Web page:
Actually, we do. This is Maxwell's electromagnetism or the theory of electromagnetism. The laws explained by this theory are those you have mentioned, all empirically derived from observation. But Maxwell unified these laws into his theory, and went on to predict electromagnetic radiation.

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Straggler
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 Message 119 of 138 (521790) 08-29-2009 7:26 AM Reply to: Message 80 by Dr Adequate08-27-2009 2:15 AM

Distraction
Now let us consider the position of a real person who actually exists, namely you. Would you really describe my belief that I have two legs as tentative?
Not your belief that you have two legs. No.
But in philosophy of science terms it is not proven, and never can be, that you actually have two legs. You could be an example of that philosophers favourite a "brain in a jar" with no legs at all.
How relevant this particular philosophical consideration is to this topic is debatable. I would suggest it is a distration from the main aim of your topic. But if you refuse to even make a quick concilatory nod to such philosophical considerations then I feel that you are destined to spend most of the rest of this thread defending that position.
Anyway I'll leave it at that. Feel free to ignore this particular distraction.
Edited by Straggler, : No reason given.

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 Message 120 of 138 (521795) 08-29-2009 8:57 AM Reply to: Message 119 by Straggler08-29-2009 7:26 AM

Re: Distraction
Not your belief that you have two legs. No.
Very well. If the proposition that I have two legs was carefully examined by anyone who could [a] examine me [b] count [c] define the word "leg", would their conclusion be "tentative"?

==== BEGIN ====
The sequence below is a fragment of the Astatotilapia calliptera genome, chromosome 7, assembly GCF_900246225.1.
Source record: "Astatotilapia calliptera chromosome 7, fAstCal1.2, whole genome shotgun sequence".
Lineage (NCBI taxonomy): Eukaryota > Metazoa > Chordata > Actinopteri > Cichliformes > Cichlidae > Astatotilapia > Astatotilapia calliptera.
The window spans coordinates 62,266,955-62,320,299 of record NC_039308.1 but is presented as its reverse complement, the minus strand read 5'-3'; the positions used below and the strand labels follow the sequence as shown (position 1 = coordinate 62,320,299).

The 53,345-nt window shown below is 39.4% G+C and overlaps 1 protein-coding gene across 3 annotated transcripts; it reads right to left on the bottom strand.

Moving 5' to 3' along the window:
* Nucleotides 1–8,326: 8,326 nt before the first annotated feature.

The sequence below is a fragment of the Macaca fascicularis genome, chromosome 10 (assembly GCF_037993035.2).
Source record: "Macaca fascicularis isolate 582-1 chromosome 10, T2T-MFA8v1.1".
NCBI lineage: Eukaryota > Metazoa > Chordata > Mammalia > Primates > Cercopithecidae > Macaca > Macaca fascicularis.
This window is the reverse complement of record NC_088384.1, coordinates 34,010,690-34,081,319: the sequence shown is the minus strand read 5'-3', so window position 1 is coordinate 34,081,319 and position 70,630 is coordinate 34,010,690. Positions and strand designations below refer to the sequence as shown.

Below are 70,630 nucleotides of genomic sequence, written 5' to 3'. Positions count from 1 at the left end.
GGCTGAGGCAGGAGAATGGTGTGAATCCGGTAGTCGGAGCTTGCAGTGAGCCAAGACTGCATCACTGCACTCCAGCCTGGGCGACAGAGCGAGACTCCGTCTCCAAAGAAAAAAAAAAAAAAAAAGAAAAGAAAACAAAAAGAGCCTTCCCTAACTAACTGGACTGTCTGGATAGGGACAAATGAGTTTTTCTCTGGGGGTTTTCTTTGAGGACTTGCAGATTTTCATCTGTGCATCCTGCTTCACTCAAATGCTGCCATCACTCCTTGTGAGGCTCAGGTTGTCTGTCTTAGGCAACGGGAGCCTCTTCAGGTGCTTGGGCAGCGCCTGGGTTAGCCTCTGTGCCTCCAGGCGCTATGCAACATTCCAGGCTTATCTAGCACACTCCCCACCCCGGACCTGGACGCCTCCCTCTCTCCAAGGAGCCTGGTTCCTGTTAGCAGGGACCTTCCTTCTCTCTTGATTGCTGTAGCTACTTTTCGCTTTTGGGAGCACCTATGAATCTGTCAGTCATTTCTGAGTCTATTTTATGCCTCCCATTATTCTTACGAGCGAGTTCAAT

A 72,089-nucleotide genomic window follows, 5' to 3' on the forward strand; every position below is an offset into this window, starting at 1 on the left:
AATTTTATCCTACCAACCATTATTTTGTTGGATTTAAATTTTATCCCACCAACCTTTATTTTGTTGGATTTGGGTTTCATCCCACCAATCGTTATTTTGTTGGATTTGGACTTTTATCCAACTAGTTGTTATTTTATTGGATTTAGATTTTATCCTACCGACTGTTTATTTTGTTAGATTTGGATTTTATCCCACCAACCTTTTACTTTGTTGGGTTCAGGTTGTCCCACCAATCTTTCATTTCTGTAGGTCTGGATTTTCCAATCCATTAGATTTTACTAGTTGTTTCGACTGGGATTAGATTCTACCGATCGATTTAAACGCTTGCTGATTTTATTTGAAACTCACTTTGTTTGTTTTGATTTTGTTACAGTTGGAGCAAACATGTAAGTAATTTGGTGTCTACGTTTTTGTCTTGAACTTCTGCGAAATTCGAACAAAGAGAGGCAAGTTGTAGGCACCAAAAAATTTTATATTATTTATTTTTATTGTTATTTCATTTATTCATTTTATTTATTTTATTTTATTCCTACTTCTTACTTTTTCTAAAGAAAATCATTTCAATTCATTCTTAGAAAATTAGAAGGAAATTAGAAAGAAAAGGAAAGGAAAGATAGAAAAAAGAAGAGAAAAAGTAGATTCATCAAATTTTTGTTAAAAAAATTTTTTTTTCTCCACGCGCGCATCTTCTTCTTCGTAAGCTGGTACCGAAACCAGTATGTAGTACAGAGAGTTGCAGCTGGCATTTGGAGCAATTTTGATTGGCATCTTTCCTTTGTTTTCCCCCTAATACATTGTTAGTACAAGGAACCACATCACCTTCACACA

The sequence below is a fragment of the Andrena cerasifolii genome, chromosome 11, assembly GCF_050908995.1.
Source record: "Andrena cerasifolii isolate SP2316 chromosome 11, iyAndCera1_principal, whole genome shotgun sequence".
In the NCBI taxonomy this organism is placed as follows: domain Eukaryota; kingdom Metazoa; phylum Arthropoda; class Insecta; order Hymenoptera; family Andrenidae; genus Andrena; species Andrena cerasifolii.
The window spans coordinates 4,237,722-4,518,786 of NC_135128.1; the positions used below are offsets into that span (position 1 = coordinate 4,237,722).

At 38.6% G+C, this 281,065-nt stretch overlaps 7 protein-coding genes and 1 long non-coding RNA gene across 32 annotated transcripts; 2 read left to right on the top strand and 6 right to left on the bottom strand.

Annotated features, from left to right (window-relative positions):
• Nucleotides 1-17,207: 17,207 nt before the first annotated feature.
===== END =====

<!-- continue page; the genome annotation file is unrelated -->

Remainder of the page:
But in philosophy of science terms it is not proven, and never can be, that you actually have two legs. You could be an example of that philosophers favourite a "brain in a jar" with no legs at all.
And I have said so.
But if you refuse to even make a quick concilatory nod to such philosophical considerations then I feel that you are destined to spend most of the rest of this thread defending that position.
I have made more that a "quick conciliatory nod" to this particular philosophical consideration. I have treated it with the utmost cordiality, considering that it has never done anything for me. However, I would point out that if we are ever to get anything useful done at all, we have to stop wasting our time obsequiously bowing down to this tinpot idol and get on with stuff, such as investigating the Universe. The place that this particular consideration has in the philosophy of science is that it is obligate on every philosopher of science to explain why we should in practice ignore it.